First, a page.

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Structure and properties of crystalline titanium oxide layers deposited by reactive pulse magnetron sputtering

: Zywitzki, O.; Modes, T.; Sahm, H.; Frach, P.; Goedicke, K.; Gloss, D.


Ossi, P.M. ; European Materials Research Society -EMRS-:
Symposium G on Protective Coatings and Thin Films 2003. Proceedings : E-MRS 2003 Spring Conference, Strasbourg, France, June 10 - 13, 2003
Amsterdam: Elsevier, 2004 (Surface and coatings technology 180/181.2004)
Symposium G on Protective Coatings and Thin Films <2003, Strasbourg>
European Materials Research Society (Spring Meeting) <2003, Strasbourg>
Conference Paper, Journal Article
Fraunhofer FEP ()
titanium oxide; pulse magnetron sputtering; structure; transmission electron microscopy; TEM; hardness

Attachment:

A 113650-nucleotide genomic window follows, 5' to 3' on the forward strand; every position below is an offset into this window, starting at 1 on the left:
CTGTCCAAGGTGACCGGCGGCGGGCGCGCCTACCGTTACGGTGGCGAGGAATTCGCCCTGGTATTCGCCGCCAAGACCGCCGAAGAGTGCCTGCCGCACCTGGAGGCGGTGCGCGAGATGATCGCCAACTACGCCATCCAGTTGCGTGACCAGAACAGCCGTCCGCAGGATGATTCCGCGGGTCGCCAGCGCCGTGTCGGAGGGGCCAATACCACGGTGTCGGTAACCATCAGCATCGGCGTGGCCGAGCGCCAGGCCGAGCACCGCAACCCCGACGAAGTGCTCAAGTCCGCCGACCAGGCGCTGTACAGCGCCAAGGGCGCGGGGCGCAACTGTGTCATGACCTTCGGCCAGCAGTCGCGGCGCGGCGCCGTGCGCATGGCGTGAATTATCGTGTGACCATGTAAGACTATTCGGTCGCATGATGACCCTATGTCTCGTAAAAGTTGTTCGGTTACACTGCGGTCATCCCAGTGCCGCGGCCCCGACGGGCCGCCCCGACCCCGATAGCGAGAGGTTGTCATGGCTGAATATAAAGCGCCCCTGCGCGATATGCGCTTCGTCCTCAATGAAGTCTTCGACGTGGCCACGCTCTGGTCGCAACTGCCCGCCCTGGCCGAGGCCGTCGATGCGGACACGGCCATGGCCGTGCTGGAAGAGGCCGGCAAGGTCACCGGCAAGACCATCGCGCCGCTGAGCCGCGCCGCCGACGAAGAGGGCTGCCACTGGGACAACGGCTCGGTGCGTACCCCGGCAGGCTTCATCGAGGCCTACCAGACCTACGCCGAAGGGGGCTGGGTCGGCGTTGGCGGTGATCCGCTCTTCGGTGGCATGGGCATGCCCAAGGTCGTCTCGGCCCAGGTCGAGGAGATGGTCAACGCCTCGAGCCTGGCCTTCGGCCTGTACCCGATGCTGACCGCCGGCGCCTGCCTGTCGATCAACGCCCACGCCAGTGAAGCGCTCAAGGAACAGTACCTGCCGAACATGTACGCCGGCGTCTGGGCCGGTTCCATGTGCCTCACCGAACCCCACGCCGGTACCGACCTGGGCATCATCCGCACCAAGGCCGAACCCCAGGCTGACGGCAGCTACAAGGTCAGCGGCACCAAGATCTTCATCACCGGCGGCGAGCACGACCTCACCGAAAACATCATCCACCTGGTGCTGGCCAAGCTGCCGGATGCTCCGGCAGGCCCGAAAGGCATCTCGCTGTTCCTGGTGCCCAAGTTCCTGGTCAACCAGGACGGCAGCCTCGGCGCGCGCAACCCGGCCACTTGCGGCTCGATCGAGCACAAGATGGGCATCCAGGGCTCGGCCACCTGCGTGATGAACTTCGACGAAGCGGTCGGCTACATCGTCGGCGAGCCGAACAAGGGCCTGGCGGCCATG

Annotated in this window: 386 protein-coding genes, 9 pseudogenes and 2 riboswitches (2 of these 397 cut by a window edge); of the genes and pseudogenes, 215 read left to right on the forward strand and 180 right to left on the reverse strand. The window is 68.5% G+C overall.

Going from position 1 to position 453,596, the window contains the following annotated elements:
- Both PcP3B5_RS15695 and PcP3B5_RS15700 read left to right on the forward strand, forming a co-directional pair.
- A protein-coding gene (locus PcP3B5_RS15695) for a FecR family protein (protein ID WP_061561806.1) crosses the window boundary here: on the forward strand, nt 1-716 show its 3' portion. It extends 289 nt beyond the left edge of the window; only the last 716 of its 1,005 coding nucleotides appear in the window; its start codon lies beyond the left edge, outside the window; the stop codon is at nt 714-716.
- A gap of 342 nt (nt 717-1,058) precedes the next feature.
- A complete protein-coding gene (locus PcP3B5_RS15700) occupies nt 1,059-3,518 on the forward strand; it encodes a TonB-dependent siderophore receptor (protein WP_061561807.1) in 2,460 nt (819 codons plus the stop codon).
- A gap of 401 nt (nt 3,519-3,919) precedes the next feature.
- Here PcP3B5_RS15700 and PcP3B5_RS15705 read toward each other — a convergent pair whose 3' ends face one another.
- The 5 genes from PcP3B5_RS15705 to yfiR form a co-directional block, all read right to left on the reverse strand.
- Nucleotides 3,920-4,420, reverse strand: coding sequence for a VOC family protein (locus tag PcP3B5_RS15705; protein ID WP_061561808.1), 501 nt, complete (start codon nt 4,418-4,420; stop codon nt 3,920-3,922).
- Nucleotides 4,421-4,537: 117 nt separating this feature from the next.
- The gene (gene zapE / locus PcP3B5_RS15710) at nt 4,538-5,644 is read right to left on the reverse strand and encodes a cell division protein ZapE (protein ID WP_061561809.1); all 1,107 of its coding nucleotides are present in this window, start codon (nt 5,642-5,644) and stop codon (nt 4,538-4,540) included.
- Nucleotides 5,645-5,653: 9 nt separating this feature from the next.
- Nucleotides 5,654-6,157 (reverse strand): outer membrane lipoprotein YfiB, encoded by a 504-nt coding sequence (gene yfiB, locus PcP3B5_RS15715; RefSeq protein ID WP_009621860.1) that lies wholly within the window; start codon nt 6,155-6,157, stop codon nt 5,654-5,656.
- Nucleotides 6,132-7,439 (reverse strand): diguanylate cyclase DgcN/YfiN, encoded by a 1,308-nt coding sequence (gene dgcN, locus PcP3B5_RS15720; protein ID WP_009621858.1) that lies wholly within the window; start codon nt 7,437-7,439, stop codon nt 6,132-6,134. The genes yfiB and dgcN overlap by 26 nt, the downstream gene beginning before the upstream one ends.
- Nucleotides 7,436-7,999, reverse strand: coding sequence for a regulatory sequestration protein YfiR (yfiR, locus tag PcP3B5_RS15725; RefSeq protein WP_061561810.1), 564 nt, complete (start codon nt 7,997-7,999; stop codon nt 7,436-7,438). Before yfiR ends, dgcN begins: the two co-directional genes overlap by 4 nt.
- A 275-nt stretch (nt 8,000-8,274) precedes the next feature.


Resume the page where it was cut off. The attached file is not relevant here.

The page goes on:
Crystalline TiO2 layers could be deposited on glass and silicon substrates by reactive pulse magnetron sputtering without additional substrate heating using a long-term stable process with high deposition rate. XRD investigations have revealed that the variation of pulse mode between unipolar and bipolar allows the deposition of layers with anatase and rutile structures, respectively. The SEM micrographs of anatase layers show faceted crystallites on the surface as well as in the fracture. In comparison the rutile layers have a smoother surface and a more glassy like fracture. Cross-section TEM investigations on samples with anatase or rutile phase have shown that the growth of the layers starts with an amorphous sub-layer. With increasing distance from the substrate the nucleation of first crystallites can be recognized. The lateral size of the columnar grains ranges between 100 and 200 nm for anatase and rutile films. In contrast, the defect density of the rutile phase is drastically higher than in films with anatase structure. Spectroscopic ellipsometry measurements have shown that no absorption is present in the visible spectrum range. The refractive index at 550 nm is approximately 2.55 for anatase and 2.68 for rutile phase, respectively. The hardness and Young's modulus measured by nanoindentation is approximately 8 and 170 GPa for anatase and 17 and 260 GPa for rutile layers. Layers with an anatase structure are well suited for photocatalytic applications using the hydrophilic, self-cleaning and antifogging properties. Rutile layers can be used as optical layers with high refractive index and as protective layers with good mechanical properties.